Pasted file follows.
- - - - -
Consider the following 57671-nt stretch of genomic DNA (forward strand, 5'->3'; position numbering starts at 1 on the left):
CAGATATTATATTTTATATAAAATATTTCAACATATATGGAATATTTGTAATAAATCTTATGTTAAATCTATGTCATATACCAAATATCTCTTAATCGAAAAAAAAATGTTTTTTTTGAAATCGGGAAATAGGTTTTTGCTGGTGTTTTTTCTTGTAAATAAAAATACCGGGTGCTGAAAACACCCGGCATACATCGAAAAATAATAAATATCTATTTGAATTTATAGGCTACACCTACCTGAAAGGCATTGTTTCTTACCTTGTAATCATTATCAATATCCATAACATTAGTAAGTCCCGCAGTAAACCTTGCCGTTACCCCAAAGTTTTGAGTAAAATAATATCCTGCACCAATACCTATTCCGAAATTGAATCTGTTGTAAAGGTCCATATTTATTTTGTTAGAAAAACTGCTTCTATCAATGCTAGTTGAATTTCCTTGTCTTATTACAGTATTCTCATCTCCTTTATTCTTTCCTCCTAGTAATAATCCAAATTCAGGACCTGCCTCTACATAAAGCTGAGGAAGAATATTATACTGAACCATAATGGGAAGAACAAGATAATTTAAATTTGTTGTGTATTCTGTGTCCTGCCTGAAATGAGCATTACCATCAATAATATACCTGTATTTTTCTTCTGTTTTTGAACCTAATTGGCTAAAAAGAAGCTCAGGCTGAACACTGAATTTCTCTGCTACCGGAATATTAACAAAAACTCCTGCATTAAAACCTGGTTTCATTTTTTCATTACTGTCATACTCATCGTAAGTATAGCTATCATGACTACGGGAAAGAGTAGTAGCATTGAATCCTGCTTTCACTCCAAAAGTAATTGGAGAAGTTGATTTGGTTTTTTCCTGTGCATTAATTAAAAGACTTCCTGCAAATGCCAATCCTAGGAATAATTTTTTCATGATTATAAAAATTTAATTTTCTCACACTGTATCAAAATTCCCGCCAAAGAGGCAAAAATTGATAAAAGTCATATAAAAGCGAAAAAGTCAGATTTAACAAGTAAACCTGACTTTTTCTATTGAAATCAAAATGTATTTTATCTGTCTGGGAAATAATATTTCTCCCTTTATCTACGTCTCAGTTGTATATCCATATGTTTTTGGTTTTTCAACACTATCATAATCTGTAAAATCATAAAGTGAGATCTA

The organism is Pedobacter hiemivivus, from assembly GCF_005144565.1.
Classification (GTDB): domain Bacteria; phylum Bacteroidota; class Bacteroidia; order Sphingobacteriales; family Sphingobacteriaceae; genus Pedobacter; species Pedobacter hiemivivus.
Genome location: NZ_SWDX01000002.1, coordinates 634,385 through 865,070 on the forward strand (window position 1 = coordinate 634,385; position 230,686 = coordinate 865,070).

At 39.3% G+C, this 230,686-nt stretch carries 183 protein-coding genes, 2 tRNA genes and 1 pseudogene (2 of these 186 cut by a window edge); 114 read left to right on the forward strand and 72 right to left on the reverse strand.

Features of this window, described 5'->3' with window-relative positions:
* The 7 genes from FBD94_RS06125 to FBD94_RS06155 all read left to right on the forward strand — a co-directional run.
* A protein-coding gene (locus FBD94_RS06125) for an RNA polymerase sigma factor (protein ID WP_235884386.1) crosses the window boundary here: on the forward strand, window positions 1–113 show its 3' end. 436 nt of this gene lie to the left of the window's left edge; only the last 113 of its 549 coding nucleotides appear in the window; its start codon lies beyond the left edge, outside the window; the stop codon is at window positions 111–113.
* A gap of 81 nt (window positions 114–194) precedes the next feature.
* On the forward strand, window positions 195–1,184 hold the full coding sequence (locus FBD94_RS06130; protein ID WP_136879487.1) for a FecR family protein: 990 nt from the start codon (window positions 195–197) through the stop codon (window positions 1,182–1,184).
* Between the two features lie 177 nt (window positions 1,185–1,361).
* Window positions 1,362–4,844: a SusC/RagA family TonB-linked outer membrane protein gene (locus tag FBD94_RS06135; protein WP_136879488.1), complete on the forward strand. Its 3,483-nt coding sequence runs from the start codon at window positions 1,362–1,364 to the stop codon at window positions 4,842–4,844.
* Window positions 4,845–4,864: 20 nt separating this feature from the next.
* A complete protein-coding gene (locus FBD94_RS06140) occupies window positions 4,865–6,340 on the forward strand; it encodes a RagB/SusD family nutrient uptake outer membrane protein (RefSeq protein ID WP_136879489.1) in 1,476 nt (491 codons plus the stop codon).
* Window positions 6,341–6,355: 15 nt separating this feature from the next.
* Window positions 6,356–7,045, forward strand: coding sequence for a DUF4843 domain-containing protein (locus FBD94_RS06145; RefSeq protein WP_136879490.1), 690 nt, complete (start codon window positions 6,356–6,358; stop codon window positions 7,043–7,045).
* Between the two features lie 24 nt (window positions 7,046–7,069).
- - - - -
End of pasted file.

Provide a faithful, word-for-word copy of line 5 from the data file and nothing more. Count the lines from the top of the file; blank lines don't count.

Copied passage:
Genome location: NZ_SWDX01000002.1, coordinates 634,385 through 865,070 on the forward strand (window position 1 = coordinate 634,385; position 230,686 = coordinate 865,070).